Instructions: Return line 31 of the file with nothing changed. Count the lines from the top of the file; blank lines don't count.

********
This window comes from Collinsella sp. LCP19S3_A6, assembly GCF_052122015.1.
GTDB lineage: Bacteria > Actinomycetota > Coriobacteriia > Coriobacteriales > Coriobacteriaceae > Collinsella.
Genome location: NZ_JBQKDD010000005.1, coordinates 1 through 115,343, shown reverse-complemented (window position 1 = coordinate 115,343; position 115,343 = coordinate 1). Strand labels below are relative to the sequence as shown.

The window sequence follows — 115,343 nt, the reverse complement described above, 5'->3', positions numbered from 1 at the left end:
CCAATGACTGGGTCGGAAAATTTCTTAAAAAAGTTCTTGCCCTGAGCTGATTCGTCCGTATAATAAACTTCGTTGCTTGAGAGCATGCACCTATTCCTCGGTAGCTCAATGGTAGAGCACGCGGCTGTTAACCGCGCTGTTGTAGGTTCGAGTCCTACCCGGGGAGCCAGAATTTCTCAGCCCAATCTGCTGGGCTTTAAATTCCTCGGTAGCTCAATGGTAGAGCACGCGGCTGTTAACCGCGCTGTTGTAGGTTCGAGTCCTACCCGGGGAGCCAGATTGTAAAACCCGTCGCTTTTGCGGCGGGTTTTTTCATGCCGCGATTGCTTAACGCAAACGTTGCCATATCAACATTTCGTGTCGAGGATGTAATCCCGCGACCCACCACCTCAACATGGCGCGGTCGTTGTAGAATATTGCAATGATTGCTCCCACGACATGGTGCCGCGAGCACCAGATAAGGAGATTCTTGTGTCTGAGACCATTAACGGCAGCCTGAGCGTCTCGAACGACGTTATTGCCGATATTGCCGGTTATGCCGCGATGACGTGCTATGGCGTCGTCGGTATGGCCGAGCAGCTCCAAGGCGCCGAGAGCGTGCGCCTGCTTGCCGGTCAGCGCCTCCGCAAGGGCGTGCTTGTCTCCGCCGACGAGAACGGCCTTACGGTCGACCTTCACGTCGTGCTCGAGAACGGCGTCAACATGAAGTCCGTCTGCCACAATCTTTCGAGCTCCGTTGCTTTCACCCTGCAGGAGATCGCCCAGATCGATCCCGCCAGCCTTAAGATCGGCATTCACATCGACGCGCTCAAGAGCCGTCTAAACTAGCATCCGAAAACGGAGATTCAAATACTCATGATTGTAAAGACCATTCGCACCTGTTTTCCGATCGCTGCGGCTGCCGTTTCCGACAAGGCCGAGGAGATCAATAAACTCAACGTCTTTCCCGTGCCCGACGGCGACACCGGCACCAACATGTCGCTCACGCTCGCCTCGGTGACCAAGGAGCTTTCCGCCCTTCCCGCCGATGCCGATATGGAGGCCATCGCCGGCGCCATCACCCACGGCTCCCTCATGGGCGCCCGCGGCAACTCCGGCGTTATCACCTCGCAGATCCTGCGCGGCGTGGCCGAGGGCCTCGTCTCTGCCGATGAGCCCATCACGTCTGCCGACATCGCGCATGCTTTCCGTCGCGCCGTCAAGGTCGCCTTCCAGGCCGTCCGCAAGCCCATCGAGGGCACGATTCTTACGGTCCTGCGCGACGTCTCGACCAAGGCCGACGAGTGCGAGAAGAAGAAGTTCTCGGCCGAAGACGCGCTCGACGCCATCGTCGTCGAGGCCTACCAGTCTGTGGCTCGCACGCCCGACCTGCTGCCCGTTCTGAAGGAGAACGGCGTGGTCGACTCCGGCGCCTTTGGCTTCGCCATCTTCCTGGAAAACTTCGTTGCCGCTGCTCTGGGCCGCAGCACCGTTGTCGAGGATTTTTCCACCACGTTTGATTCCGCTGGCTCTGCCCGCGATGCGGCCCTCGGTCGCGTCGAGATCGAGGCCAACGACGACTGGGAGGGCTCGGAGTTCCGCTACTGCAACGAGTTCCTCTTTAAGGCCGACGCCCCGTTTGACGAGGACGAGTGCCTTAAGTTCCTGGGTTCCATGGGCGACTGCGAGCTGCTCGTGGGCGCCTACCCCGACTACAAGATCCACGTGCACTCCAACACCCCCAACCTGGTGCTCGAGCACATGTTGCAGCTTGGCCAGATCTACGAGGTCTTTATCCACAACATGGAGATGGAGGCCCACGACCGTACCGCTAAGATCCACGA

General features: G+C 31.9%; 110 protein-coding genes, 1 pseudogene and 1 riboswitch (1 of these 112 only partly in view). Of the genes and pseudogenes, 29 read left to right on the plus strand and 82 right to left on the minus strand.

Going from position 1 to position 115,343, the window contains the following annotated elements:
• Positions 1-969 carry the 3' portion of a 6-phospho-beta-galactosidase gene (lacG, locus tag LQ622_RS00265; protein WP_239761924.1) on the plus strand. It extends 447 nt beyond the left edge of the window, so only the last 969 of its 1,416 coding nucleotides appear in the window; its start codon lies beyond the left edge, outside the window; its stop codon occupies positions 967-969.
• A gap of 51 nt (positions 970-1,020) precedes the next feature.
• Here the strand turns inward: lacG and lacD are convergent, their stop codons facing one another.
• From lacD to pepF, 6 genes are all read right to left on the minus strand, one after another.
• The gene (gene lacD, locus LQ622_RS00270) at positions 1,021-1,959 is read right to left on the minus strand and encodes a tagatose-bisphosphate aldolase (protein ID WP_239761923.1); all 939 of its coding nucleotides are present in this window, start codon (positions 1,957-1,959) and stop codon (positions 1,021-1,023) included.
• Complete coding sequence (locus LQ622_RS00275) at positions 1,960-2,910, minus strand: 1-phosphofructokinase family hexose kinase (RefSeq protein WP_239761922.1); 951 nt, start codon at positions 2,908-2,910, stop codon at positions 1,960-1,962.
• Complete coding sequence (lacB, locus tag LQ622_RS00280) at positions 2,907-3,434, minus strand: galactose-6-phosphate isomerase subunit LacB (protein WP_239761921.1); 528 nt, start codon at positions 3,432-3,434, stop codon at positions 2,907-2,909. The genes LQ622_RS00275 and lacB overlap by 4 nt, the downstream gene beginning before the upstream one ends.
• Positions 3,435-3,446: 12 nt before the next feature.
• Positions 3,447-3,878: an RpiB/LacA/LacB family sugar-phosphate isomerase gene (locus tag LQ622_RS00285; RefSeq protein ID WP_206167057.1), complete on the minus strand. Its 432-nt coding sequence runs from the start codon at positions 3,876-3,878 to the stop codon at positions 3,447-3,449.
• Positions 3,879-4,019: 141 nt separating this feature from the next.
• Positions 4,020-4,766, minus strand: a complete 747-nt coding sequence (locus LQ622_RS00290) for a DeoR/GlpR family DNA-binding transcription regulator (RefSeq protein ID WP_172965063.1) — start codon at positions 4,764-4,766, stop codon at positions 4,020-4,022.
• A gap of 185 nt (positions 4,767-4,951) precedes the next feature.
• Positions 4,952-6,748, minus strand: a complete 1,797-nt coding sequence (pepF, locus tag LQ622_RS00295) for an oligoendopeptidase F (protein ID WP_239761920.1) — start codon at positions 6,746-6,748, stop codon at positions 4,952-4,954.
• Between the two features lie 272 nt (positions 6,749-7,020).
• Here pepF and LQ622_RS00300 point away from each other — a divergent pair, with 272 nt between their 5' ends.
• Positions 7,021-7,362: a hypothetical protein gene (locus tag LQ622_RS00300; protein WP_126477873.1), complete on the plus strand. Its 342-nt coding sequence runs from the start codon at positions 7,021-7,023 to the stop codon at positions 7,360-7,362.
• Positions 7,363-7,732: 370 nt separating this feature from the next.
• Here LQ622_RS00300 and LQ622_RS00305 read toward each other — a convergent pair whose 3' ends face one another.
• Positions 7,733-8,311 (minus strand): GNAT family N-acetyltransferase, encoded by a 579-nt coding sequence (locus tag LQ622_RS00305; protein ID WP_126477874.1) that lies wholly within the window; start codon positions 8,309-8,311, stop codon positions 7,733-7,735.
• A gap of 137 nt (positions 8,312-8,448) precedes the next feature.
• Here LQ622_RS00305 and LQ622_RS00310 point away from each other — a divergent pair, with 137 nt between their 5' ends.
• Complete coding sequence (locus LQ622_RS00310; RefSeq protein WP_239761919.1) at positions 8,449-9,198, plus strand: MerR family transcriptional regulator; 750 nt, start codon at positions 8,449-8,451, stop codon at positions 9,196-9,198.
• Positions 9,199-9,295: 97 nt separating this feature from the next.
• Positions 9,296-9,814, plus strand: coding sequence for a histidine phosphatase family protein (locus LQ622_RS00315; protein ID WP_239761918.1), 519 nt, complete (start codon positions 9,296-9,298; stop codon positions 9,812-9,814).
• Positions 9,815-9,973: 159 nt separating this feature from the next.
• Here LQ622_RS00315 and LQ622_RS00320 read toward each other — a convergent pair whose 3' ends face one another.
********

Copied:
• Positions 9,296-9,814, plus strand: coding sequence for a histidine phosphatase family protein (locus LQ622_RS00315; protein ID WP_239761918.1), 519 nt, complete (start codon positions 9,296-9,298; stop codon positions 9,812-9,814).